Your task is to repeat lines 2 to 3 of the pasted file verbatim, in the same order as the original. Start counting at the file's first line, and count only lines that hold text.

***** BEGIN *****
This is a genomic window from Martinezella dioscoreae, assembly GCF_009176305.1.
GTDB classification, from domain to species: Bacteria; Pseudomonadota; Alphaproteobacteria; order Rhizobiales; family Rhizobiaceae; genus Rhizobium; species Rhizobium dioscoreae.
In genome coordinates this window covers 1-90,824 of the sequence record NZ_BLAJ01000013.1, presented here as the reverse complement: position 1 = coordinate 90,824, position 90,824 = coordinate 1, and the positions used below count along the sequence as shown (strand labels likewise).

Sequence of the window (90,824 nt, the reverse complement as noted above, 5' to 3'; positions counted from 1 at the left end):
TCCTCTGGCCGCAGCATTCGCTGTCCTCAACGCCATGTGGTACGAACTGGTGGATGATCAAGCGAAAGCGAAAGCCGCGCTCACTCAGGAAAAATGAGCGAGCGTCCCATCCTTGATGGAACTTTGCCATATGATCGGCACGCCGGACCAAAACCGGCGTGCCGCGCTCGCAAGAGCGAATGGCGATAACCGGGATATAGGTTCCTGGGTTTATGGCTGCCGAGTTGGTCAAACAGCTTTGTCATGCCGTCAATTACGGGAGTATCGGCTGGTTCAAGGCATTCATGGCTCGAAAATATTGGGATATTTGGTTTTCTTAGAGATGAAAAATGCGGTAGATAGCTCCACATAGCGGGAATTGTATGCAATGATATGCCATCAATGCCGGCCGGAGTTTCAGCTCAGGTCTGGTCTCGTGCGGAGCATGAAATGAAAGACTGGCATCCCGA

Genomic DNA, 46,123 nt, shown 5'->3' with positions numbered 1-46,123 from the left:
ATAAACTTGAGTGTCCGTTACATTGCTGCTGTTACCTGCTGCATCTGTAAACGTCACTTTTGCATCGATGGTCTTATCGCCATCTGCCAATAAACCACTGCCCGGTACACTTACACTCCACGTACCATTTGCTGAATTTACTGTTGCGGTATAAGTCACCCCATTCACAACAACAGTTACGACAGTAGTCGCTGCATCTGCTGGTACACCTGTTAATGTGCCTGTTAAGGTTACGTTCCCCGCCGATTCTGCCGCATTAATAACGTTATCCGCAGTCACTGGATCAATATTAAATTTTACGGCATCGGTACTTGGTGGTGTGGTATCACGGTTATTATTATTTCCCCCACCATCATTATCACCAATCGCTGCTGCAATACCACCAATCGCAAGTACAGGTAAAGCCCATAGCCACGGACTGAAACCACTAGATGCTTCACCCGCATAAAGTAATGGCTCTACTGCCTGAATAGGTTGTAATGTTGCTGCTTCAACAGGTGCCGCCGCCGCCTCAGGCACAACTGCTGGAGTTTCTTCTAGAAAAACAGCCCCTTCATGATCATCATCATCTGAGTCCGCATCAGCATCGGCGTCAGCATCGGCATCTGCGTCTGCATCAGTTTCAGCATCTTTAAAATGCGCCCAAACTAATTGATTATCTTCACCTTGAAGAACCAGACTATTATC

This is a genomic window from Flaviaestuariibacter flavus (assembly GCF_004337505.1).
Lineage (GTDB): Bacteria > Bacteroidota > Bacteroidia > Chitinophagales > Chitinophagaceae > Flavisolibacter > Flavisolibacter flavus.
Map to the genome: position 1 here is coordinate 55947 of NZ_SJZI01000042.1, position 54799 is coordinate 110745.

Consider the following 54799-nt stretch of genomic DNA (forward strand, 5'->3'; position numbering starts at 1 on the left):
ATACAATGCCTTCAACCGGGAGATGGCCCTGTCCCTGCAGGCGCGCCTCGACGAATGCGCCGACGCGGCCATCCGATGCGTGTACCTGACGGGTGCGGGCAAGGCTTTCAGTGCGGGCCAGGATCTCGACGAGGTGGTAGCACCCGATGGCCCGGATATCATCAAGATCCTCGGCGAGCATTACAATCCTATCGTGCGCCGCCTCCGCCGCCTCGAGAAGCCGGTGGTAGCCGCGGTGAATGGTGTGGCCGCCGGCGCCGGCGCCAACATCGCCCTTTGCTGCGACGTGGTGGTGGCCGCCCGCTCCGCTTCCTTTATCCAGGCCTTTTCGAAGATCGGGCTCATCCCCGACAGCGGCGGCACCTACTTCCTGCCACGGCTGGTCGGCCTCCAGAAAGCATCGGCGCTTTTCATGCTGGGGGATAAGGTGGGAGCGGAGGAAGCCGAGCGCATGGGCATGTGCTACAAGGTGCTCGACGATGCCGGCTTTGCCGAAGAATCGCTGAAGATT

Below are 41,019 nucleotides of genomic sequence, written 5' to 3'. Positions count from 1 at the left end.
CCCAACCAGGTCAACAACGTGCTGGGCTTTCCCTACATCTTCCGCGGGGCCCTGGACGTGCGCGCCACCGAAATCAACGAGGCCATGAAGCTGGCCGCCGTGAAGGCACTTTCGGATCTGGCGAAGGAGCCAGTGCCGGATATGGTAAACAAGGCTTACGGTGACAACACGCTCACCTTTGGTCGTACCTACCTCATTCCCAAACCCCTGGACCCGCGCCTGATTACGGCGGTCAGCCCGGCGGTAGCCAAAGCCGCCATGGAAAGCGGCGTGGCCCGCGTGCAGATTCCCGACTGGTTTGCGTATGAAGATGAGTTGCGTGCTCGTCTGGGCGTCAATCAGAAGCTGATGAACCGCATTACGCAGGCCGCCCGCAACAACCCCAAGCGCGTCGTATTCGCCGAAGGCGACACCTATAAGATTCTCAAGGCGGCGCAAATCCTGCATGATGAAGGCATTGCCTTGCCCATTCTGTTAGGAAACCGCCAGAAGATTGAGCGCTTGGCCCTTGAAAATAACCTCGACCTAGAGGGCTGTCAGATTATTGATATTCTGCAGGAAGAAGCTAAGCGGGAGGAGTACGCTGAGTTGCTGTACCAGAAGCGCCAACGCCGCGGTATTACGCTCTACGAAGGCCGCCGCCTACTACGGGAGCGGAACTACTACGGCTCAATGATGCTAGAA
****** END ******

GTDB classification, from domain to species: Bacteria; Pseudomonadota; Alphaproteobacteria; order Rhizobiales; family Rhizobiaceae; genus Rhizobium; species Rhizobium dioscoreae.
In genome coordinates this window covers 1-90,824 of the sequence record NZ_BLAJ01000013.1, presented here as the reverse complement: position 1 = coordinate 90,824, position 90,824 = coordinate 1, and the positions used below count along the sequence as shown (strand labels likewise).